In sum, I see the following threats: soil depletion, climate change, depredation, and cultural shifts.

Something massive happened in Europe such that, even by the time of the Bronze Age, the daughter languages of Proto-Indo-European (PIE, which I call Kurgan in my writing), had spread through the lands.

As to what actually went on, well, anthropology can only make suggestions based on scant archeological evidence and linguistic extrapolation.

That's 'archaeological' for all you British and Anglophiles. :)
 

night_wrtr

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#18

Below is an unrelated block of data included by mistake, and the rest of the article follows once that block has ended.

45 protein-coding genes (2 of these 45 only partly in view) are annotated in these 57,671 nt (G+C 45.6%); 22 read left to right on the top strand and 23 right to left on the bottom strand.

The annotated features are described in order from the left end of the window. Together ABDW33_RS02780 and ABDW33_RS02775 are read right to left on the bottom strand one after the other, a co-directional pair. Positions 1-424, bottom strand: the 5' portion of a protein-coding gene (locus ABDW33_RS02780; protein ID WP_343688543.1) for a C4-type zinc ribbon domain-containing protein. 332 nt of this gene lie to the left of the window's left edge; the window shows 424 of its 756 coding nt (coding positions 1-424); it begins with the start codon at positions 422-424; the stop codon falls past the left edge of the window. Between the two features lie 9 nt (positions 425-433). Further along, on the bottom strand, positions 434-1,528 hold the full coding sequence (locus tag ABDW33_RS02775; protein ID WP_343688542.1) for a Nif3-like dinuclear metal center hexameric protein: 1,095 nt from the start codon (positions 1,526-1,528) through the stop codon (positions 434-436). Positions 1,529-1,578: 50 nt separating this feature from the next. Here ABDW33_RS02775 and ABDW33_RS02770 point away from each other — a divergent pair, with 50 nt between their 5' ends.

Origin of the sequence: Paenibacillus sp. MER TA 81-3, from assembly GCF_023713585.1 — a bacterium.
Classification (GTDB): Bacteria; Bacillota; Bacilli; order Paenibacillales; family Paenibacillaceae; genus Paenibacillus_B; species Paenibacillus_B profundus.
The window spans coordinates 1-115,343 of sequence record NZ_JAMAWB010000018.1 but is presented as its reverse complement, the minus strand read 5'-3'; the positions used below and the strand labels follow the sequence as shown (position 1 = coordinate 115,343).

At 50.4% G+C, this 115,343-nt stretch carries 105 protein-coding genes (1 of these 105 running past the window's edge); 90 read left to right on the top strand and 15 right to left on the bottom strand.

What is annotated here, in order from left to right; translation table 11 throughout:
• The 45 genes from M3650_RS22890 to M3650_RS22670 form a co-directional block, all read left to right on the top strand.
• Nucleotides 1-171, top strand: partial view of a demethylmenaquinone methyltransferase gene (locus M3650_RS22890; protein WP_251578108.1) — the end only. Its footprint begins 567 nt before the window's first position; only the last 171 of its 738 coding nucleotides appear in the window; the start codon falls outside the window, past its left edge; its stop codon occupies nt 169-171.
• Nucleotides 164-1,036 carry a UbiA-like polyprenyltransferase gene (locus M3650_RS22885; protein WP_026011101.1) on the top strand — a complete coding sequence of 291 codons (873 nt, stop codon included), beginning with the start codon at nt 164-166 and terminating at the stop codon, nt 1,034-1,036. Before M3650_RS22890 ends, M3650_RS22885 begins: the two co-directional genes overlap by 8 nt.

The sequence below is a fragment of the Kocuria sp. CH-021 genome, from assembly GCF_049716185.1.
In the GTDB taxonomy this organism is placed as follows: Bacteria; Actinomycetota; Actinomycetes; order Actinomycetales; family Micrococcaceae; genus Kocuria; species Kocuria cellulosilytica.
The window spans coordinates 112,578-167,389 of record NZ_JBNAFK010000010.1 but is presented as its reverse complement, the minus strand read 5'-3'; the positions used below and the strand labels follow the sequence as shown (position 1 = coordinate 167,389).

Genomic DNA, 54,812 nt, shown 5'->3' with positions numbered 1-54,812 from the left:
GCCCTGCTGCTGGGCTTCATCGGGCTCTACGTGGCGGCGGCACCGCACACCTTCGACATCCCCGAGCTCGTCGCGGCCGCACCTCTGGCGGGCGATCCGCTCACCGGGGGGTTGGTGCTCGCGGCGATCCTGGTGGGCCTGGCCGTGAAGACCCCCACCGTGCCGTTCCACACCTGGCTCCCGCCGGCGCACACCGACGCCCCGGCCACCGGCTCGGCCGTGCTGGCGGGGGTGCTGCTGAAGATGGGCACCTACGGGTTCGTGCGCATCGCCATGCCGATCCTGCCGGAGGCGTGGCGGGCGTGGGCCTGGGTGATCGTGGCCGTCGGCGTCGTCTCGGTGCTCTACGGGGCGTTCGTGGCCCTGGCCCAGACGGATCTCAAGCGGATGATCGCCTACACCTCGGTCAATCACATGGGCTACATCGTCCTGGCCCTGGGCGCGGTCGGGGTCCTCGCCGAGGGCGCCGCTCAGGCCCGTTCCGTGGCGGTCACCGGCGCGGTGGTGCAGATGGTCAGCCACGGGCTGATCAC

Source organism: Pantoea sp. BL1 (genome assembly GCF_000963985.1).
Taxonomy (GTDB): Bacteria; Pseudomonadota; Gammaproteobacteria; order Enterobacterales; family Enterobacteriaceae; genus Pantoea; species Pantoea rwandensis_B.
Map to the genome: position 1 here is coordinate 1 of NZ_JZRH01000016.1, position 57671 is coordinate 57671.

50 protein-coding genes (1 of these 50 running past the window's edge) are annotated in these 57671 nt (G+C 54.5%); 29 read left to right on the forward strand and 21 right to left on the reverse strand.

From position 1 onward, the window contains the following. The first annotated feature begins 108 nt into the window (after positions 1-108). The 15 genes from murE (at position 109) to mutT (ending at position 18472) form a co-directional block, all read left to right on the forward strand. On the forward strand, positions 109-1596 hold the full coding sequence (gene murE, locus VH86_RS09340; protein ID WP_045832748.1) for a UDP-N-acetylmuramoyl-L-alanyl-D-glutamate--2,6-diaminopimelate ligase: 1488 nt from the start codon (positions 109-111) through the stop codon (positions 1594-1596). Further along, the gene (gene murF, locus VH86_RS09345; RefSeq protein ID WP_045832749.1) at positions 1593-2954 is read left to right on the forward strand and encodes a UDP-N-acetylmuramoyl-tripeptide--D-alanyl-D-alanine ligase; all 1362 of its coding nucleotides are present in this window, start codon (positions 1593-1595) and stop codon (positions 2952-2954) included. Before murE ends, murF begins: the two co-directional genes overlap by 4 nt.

I just finished reading Eric Cline's book 1177 finally. It is basically his lecture, with lots of footnotes and interesting details that support his main points. If you just want the rundown quickly, his lecture is all you need. I would still recommend the book if you're like me and enjoy the boring little details that come with it.
 

Venusian Broon

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#19
I just finished reading Eric Cline's book 1177 finally. It is basically his lecture, with lots of footnotes and interesting details that support his main points. If you just want the rundown quickly, his lecture is all you need. I would still recommend the book if you're like me and enjoy the boring little details that come with it.
The little details ain't boring!

I'd say the only flaw was right at the end, 'cause he was waving his hand a bit and saying it was all because of 'Systems Collapse'. I got no real understanding, from a technical point of view, what that meant. But I'm sure he definitely hints that there is such a definition.